A new program in San Antonio aims to help small, minority-owned businesses stay afloat in an unprecedented year marked by the coronavirus pandemic, social unrest, and an economic crisis.
The program, called Helm, offers what LiftFund CEO Janie Barrera calls a laser-focused approach to providing personalized support for these businesses.
LiftFund, the nonprofit organization hosting the program, normally acts as a low-interest microlender for local business clients who can’t get – or don’t want – traditional banking services. Their clients include taquerias, hair studios, tattoo parlors, and more.
Helm, made possible by a $2 million grant from USAA, will go beyond lending to provide education courses, additional financing, mentorships, and access to new client lists, among other resources.
“It’s a comprehensive net,” said Sylvia Lopez Gaona, Helm’s program director.
Eighty businesses will be selected for Helm Accelerate, the program’s accelerator, which offers the most amount of guidance and resources. They will be divided into cohorts for the spring and fall.
Among those who have already applied are the owners of Cadeaux, a gift shop on North St. Mary’s Street that caters mostly to busy downtown office workers – or it did once. With many major employers having workers stay at home, foot traffic in the area has died down to a trickle.
“Before, you could just wake up and unlock the door,” said Arthur Perez, who has co-owned and run the store with his wife since 2017. “Now you have to strategize.”
They began to plan more closely around clients’ birthdays and anniversaries. They now offer free shipping, private shopping appointments for clients outside of normal business hours, and even valet parking – with Perez running the cars.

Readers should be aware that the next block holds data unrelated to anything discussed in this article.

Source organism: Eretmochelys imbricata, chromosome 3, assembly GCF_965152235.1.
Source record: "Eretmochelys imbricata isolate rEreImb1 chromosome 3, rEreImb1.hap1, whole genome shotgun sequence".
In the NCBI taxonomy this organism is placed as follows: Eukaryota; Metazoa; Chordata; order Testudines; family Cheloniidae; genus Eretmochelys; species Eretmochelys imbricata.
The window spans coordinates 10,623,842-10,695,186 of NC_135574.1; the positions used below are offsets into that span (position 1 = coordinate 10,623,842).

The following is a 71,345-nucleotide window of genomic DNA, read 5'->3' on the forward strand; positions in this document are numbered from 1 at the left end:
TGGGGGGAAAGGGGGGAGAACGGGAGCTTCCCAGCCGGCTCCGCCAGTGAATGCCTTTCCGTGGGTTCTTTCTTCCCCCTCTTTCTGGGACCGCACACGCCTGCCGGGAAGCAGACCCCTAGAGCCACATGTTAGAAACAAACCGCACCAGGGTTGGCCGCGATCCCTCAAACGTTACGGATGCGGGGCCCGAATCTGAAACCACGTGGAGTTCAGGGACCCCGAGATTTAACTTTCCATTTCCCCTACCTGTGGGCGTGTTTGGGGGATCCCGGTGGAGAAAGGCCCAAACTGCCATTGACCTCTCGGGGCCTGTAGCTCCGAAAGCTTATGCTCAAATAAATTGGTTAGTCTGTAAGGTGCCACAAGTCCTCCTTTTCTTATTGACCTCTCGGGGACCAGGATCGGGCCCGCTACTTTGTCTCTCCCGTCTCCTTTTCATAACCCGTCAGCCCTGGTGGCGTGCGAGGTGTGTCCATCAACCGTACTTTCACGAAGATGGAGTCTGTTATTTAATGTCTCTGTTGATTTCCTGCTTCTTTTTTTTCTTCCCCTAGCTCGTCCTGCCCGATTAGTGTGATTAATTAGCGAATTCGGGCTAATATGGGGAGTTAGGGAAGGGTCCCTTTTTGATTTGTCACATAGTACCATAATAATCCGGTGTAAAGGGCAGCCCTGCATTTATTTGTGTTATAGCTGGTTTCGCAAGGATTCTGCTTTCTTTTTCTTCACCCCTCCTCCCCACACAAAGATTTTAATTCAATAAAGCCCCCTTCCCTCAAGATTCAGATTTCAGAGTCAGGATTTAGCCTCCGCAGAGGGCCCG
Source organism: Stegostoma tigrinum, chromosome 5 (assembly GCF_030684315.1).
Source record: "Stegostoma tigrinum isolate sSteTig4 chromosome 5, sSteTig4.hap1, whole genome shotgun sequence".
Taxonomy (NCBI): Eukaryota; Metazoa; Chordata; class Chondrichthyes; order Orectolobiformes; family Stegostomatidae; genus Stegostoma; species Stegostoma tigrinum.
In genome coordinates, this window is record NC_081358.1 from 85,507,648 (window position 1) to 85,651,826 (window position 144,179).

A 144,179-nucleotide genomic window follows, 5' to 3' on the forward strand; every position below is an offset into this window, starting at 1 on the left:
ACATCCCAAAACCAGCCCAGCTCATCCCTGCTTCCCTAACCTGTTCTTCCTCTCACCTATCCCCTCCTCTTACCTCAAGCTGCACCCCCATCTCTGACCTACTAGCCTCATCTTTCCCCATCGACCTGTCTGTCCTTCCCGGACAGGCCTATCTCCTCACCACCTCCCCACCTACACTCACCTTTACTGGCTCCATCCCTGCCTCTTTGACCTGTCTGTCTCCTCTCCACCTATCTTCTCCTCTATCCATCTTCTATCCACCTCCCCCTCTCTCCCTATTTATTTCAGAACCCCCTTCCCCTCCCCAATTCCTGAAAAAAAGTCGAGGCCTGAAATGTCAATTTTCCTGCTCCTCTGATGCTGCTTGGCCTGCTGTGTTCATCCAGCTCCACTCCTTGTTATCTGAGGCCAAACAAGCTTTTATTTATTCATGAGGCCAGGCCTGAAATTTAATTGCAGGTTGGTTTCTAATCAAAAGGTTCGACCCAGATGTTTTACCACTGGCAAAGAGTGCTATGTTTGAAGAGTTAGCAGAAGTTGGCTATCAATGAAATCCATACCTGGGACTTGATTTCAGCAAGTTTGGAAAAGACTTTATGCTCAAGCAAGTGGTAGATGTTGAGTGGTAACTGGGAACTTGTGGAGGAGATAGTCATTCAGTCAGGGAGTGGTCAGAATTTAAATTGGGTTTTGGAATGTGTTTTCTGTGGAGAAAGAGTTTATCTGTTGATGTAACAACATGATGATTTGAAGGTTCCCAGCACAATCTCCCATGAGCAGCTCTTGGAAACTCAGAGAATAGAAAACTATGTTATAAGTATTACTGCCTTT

Still, the “curveballs” thrown in the last year have proven a serious challenge. Perez said he hopes to be accepted into Helm’s accelerator program to learn from the 8-week curriculum.
“I’ve been in business for a long time,” he said, “but it’s amazing what you can always learn from someone else.”
LiftFund is seeking to use Helm to target businesses that would not otherwise survive to the end of 2021. Barrera calls it “life support.”
That list has grown under the pandemic. Small businesses – many of which previously had no reason to develop curbside services or a website – have scrambled to keep up with the new demands, without the safety net that comes from being connected to a larger corporation.
“Businesses that would have been strong in the past are now struggling,” Gaona said.
Minority-owned businesses suffered an outsized toll. Among Black business owners, the first month of the pandemic saw a 41% drop in the number of active businesses, according to an analysis from the National Bureau of Economic Research. Latino-owned businesses dropped by 32%. Those numbers have slowly and partially rebounded since then, but the effects have lingered, with nearly a fifth of Black-owned businesses still not reactivated.
“It’s confirming what we’ve known for years and years now,” Barrera said of the pandemic. “People of color do not have equitable access to resources.”
LiftFund was founded in San Antonio in 1994 and was based on microlending programs throughout Latin America. The organization has since expanded to cities throughout Texas and 14 states and has provided support to more than 23,000 small businesses, according to its website.
More information about Helm is located on its website. Webinars outlining Helm Accelerate are slated this month for Feb. 16, 18, 23, and 25. The deadline to apply is March 15.